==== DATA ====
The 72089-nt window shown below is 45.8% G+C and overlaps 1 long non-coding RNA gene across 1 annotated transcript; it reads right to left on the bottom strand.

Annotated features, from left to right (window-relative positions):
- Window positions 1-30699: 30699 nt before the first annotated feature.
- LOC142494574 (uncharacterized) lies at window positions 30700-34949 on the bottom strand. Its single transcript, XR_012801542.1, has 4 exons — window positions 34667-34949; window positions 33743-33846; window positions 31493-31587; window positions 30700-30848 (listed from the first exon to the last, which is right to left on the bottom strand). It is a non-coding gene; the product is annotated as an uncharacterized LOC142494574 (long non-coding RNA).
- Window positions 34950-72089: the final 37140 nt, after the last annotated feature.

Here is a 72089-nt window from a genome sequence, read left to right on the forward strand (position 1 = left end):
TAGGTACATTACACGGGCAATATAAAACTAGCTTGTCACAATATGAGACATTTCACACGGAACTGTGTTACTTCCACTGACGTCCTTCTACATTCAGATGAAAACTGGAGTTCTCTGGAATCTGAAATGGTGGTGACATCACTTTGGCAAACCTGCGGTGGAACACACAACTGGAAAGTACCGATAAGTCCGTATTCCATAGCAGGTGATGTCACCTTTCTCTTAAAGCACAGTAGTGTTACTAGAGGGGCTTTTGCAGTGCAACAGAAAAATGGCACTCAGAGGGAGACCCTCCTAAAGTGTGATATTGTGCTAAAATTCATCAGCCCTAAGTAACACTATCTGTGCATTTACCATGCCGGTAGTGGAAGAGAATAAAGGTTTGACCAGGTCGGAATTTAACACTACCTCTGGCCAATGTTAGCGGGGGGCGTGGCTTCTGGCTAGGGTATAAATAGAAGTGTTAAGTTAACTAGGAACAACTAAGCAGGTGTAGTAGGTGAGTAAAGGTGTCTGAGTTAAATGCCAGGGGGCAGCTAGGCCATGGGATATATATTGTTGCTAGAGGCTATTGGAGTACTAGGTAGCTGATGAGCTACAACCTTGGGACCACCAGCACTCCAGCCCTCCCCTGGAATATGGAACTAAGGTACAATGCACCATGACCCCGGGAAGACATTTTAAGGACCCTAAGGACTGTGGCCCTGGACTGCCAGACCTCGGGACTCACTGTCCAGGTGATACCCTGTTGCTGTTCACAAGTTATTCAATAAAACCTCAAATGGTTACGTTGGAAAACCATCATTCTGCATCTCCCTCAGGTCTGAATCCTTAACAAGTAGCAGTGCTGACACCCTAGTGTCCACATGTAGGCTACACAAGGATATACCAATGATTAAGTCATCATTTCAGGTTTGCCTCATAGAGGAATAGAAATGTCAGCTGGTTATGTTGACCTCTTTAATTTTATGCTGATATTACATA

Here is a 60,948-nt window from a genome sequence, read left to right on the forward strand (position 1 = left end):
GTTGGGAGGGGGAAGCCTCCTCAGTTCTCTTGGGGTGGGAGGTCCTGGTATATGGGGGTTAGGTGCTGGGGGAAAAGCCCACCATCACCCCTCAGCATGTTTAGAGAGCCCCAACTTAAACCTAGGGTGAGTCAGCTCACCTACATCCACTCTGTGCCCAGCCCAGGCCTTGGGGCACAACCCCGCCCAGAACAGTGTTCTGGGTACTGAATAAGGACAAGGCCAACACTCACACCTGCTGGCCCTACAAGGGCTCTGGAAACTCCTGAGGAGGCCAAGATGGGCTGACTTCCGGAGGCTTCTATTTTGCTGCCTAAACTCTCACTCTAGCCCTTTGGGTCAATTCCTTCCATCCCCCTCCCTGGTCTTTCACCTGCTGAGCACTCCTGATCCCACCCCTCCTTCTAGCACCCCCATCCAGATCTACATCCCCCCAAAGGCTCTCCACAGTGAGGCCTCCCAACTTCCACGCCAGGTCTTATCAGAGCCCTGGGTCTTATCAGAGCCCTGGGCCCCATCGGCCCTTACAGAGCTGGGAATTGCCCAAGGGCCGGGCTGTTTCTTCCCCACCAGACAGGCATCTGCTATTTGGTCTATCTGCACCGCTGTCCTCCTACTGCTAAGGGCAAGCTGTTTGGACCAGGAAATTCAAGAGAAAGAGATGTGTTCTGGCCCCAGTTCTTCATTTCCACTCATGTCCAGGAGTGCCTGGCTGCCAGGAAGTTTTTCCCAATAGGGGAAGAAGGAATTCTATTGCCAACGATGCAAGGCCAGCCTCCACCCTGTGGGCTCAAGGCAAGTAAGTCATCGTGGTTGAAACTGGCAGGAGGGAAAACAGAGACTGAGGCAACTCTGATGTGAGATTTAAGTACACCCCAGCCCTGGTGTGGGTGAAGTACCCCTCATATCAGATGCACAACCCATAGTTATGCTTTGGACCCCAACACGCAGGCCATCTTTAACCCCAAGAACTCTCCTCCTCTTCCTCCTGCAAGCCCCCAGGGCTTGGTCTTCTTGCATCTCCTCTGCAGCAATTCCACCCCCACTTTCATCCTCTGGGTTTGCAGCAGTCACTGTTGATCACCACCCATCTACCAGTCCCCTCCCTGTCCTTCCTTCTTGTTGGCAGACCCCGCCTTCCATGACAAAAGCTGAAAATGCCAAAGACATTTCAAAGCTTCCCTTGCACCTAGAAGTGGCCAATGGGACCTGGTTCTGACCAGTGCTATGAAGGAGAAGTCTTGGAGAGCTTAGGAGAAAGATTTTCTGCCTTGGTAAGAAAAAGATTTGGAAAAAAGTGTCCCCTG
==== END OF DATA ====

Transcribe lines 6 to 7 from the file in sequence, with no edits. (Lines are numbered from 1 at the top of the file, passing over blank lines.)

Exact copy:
Here is a 72089-nt window from a genome sequence, read left to right on the forward strand (position 1 = left end):
TAGGTACATTACACGGGCAATATAAAACTAGCTTGTCACAATATGAGACATTTCACACGGAACTGTGTTACTTCCACTGACGTCCTTCTACATTCAGATGAAAACTGGAGTTCTCTGGAATCTGAAATGGTGGTGACATCACTTTGGCAAACCTGCGGTGGAACACACAACTGGAAAGTACCGATAAGTCCGTATTCCATAGCAGGTGATGTCACCTTTCTCTTAAAGCACAGTAGTGTTACTAGAGGGGCTTTTGCAGTGCAACAGAAAAATGGCACTCAGAGGGAGACCCTCCTAAAGTGTGATATTGTGCTAAAATTCATCAGCCCTAAGTAACACTATCTGTGCATTTACCATGCCGGTAGTGGAAGAGAATAAAGGTTTGACCAGGTCGGAATTTAACACTACCTCTGGCCAATGTTAGCGGGGGGCGTGGCTTCTGGCTAGGGTATAAATAGAAGTGTTAAGTTAACTAGGAACAACTAAGCAGGTGTAGTAGGTGAGTAAAGGTGTCTGAGTTAAATGCCAGGGGGCAGCTAGGCCATGGGATATATATTGTTGCTAGAGGCTATTGGAGTACTAGGTAGCTGATGAGCTACAACCTTGGGACCACCAGCACTCCAGCCCTCCCCTGGAATATGGAACTAAGGTACAATGCACCATGACCCCGGGAAGACATTTTAAGGACCCTAAGGACTGTGGCCCTGGACTGCCAGACCTCGGGACTCACTGTCCAGGTGATACCCTGTTGCTGTTCACAAGTTATTCAATAAAACCTCAAATGGTTACGTTGGAAAACCATCATTCTGCATCTCCCTCAGGTCTGAATCCTTAACAAGTAGCAGTGCTGACACCCTAGTGTCCACATGTAGGCTACACAAGGATATACCAATGATTAAGTCATCATTTCAGGTTTGCCTCATAGAGGAATAGAAATGTCAGCTGGTTATGTTGACCTCTTTAATTTTATGCTGATATTACATA